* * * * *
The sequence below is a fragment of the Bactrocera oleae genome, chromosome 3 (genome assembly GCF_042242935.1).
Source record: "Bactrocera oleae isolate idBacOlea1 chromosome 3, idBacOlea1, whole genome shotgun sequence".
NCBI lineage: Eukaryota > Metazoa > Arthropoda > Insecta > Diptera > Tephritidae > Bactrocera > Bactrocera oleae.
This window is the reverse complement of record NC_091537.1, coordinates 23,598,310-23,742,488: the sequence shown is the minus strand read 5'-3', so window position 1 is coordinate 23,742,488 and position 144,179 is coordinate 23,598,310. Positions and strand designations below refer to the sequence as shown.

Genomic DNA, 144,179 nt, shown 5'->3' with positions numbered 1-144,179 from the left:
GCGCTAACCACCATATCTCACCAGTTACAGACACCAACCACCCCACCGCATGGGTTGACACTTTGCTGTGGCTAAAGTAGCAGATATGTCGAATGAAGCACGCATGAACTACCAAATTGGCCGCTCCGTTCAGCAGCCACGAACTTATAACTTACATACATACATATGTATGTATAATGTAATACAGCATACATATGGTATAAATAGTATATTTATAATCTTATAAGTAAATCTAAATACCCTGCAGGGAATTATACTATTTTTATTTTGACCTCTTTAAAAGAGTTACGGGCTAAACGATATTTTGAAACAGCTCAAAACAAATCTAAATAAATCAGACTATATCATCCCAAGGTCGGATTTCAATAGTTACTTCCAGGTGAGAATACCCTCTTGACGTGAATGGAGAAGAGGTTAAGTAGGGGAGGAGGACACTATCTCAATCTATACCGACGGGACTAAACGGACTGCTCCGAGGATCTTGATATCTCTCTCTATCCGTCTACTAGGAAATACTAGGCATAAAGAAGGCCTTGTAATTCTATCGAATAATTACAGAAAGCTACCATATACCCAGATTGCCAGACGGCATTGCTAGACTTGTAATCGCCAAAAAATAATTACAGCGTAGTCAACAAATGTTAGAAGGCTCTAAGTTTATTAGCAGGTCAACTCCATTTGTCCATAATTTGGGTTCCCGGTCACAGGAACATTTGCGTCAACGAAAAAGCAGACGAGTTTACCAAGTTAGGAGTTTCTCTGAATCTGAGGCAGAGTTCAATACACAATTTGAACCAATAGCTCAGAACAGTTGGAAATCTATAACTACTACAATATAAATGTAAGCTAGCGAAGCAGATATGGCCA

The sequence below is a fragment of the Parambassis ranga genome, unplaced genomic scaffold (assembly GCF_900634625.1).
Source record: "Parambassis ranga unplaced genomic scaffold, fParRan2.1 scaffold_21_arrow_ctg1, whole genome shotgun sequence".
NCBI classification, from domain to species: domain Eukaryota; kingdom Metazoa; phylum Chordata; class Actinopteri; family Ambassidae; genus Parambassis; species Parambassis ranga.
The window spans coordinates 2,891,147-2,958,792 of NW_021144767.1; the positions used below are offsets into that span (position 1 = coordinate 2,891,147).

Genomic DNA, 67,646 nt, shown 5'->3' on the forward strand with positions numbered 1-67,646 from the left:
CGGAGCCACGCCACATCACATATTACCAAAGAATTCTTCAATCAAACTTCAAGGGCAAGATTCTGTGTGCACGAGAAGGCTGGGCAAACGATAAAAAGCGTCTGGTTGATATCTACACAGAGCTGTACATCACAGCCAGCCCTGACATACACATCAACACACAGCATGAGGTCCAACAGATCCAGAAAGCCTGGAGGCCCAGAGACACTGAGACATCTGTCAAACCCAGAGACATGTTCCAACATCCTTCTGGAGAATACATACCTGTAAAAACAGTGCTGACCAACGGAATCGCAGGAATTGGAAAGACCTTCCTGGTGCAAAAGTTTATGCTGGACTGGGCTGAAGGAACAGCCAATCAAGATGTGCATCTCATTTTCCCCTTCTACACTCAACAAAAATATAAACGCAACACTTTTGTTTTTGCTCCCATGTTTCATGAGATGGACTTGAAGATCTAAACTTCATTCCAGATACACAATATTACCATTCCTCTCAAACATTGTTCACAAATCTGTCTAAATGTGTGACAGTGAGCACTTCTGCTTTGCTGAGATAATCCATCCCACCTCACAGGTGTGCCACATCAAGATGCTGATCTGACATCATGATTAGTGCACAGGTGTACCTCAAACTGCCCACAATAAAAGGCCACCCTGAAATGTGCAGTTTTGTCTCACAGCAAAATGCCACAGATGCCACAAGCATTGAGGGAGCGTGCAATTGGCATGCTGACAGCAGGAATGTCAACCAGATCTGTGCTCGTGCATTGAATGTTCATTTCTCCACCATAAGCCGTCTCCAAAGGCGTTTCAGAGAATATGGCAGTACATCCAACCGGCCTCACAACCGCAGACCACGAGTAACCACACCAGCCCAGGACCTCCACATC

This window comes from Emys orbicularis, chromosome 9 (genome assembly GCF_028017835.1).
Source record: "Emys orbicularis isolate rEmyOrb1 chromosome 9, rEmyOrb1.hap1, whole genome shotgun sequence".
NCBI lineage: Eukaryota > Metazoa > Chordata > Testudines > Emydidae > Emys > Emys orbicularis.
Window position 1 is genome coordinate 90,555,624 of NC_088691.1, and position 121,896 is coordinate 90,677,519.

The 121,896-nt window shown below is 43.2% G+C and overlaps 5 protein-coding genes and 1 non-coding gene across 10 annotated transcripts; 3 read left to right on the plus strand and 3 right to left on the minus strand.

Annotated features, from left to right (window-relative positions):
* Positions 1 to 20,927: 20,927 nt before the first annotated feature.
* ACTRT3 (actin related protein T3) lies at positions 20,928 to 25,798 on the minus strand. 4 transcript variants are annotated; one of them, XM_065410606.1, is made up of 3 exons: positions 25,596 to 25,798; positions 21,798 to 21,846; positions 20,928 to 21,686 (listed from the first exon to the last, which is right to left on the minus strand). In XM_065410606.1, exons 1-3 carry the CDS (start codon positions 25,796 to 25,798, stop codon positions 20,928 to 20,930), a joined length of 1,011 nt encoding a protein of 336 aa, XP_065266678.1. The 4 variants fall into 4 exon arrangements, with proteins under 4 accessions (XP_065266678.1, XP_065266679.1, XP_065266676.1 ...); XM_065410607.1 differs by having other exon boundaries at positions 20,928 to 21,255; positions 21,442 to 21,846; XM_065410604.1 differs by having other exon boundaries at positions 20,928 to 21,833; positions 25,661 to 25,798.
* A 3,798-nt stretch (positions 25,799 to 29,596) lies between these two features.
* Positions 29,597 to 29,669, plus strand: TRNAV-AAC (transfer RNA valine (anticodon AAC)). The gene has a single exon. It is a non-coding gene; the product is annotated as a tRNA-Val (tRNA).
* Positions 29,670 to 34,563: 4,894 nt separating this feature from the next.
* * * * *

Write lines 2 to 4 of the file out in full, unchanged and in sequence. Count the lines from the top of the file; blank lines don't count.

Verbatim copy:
Source record: "Bactrocera oleae isolate idBacOlea1 chromosome 3, idBacOlea1, whole genome shotgun sequence".
NCBI lineage: Eukaryota > Metazoa > Arthropoda > Insecta > Diptera > Tephritidae > Bactrocera > Bactrocera oleae.
This window is the reverse complement of record NC_091537.1, coordinates 23,598,310-23,742,488: the sequence shown is the minus strand read 5'-3', so window position 1 is coordinate 23,742,488 and position 144,179 is coordinate 23,598,310. Positions and strand designations below refer to the sequence as shown.